Google Maps has upped its considerable offering to include "Street View," which offers views of the certain locations at the street-level imagery. The areas where you can see images are noted by blue lines on the map (click the "Street View" button). Manhattan is pretty covered and downtown Brooklyn is covered, but the Bronx, Queens and State Island views are pretty much limited by major roads. Below is 1 Centre Street; you can't get an image of City Hall, because the blue line doesn't go into City Hall Park. Here's what Eastern Parkway at the Brooklyn Library looks like and this is the Verrazano-Narrows Bridge.


In the meantime, Microsoft's Live Search Maps has launched "photo-realistic, 3D imagery" of New York City. This is what their press release says:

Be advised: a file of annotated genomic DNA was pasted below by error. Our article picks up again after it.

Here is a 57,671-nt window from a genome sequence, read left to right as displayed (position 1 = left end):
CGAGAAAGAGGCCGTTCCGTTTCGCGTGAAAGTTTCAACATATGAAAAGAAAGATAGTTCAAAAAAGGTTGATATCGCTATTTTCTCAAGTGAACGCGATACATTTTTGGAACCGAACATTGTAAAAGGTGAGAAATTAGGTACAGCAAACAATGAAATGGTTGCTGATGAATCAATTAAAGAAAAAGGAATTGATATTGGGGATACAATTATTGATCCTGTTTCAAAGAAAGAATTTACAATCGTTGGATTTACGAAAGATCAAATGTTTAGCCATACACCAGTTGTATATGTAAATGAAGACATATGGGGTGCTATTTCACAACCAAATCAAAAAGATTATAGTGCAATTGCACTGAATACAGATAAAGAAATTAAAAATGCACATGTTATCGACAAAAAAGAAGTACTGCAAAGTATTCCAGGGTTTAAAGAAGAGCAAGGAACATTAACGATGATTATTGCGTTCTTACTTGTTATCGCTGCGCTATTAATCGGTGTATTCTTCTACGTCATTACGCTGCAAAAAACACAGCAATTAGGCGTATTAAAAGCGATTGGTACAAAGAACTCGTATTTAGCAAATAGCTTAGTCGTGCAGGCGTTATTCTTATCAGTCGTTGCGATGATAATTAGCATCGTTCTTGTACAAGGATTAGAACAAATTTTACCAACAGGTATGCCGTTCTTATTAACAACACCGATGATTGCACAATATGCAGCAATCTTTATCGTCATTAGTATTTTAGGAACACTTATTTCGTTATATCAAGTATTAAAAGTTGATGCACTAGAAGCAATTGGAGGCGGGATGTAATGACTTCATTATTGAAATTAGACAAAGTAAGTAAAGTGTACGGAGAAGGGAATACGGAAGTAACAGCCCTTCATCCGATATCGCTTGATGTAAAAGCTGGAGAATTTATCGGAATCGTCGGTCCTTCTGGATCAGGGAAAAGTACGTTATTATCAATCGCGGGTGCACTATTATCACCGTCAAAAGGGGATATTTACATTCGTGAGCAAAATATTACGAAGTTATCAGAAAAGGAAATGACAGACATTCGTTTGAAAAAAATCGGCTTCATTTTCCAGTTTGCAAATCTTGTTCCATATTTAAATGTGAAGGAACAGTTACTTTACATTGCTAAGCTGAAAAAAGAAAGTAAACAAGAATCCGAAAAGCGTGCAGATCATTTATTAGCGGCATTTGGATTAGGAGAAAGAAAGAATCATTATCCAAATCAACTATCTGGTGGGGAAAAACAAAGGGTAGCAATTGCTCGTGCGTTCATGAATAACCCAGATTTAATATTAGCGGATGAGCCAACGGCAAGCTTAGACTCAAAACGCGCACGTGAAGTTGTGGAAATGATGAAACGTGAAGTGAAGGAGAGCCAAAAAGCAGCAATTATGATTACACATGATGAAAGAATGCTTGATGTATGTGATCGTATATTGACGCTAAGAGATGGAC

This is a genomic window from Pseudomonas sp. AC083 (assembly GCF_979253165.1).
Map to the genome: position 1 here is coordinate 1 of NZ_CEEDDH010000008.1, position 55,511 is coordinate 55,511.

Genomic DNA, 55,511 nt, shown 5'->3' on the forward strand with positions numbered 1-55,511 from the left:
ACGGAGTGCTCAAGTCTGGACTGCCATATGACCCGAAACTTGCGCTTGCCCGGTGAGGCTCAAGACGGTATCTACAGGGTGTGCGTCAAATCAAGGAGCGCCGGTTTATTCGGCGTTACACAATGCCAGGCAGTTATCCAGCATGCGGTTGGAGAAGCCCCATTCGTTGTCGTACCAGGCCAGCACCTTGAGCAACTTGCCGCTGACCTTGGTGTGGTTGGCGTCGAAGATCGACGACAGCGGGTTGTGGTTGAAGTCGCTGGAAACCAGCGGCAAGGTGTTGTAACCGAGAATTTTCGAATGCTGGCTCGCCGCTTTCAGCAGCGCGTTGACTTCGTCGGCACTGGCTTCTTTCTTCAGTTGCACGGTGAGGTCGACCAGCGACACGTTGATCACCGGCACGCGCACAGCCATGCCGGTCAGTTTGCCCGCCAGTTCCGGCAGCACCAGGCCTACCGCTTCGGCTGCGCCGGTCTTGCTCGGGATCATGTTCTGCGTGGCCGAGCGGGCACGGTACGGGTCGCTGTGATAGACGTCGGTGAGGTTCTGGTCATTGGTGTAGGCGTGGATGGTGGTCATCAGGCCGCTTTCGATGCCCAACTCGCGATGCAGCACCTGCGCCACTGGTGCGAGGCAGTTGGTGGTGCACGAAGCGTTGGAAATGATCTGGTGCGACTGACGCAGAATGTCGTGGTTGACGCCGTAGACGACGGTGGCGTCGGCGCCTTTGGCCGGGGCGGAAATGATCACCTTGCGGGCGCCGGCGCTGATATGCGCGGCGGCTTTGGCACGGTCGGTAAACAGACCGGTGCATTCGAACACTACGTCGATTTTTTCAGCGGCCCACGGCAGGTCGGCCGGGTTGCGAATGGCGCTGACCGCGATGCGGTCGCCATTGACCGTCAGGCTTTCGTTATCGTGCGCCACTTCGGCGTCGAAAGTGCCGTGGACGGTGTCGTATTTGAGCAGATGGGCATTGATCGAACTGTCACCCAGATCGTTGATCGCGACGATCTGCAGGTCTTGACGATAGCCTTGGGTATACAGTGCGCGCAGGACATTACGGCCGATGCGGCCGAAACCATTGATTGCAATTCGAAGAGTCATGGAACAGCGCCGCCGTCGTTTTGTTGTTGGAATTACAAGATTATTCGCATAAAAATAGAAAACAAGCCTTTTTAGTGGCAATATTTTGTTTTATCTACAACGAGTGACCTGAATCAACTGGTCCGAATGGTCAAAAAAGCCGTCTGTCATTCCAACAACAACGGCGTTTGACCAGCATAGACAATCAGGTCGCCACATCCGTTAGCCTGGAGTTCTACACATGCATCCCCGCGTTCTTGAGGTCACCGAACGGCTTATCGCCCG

Have you always wanted to visit New York City, but never had the chance to make it happen? Have you lived in the city for years, but still struggle to find your way around? Microsoft Corp. is making it easy to find the city landmarks, people and businesses that are important to you — giving you a sense of what it’s like to really be there — with the launch of New York City in 3-D.

There will be real-time traffic information and listings included. Here's the view from Central Park, looking south (and here's a higher-res picture).


They both pretty cool: Google is giving a view that most people see while Microsoft offers a view "few people — apart from Superman — have ever seen." Which reminds us - we're going to inspect our neighbor's roof deck.